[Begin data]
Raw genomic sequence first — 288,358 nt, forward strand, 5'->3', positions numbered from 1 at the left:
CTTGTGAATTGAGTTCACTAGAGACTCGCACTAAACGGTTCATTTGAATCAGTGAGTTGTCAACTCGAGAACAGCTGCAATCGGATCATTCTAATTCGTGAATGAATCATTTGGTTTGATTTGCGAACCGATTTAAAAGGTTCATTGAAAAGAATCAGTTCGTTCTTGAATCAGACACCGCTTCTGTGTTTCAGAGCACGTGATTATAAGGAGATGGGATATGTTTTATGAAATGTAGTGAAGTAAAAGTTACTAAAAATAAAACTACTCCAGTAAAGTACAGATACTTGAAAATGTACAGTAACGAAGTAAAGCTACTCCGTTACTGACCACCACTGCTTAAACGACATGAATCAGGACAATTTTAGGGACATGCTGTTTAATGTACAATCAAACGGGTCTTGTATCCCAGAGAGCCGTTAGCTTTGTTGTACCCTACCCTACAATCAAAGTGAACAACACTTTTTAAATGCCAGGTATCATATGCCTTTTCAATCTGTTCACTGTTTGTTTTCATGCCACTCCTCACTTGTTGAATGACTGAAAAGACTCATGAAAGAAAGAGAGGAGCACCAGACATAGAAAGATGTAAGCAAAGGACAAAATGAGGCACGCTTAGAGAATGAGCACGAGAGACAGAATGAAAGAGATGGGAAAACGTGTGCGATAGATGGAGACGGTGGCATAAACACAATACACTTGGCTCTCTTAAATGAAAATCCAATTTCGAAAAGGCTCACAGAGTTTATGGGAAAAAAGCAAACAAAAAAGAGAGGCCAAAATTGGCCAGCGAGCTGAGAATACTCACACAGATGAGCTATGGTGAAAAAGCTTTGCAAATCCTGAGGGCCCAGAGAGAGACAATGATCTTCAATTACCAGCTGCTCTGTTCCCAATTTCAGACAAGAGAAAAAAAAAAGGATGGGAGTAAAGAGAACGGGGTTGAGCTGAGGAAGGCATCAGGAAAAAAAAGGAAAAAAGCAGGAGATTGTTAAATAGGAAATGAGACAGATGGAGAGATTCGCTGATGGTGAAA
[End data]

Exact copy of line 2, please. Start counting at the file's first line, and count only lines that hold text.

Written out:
CTTGTGAATTGAGTTCACTAGAGACTCGCACTAAACGGTTCATTTGAATCAGTGAGTTGTCAACTCGAGAACAGCTGCAATCGGATCATTCTAATTCGTGAATGAATCATTTGGTTTGATTTGCGAACCGATTTAAAAGGTTCATTGAAAAGAATCAGTTCGTTCTTGAATCAGACACCGCTTCTGTGTTTCAGAGCACGTGATTATAAGGAGATGGGATATGTTTTATGAAATGTAGTGAAGTAAAAGTTACTAAAAATAAAACTACTCCAGTAAAGTACAGATACTTGAAAATGTACAGTAACGAAGTAAAGCTACTCCGTTACTGACCACCACTGCTTAAACGACATGAATCAGGACAATTTTAGGGACATGCTGTTTAATGTACAATCAAACGGGTCTTGTATCCCAGAGAGCCGTTAGCTTTGTTGTACCCTACCCTACAATCAAAGTGAACAACACTTTTTAAATGCCAGGTATCATATGCCTTTTCAATCTGTTCACTGTTTGTTTTCATGCCACTCCTCACTTGTTGAATGACTGAAAAGACTCATGAAAGAAAGAGAGGAGCACCAGACATAGAAAGATGTAAGCAAAGGACAAAATGAGGCACGCTTAGAGAATGAGCACGAGAGACAGAATGAAAGAGATGGGAAAACGTGTGCGATAGATGGAGACGGTGGCATAAACACAATACACTTGGCTCTCTTAAATGAAAATCCAATTTCGAAAAGGCTCACAGAGTTTATGGGAAAAAAGCAAACAAAAAAGAGAGGCCAAAATTGGCCAGCGAGCTGAGAATACTCACACAGATGAGCTATGGTGAAAAAGCTTTGCAAATCCTGAGGGCCCAGAGAGAGACAATGATCTTCAATTACCAGCTGCTCTGTTCCCAATTTCAGACAAGAGAAAAAAAAAAGGATGGGAGTAAAGAGAACGGGGTTGAGCTGAGGAAGGCATCAGGAAAAAAAAGGAAAAAAGCAGGAGATTGTTAAATAGGAAATGAGACAGATGGAGAGATTCGCTGATGGTGAAA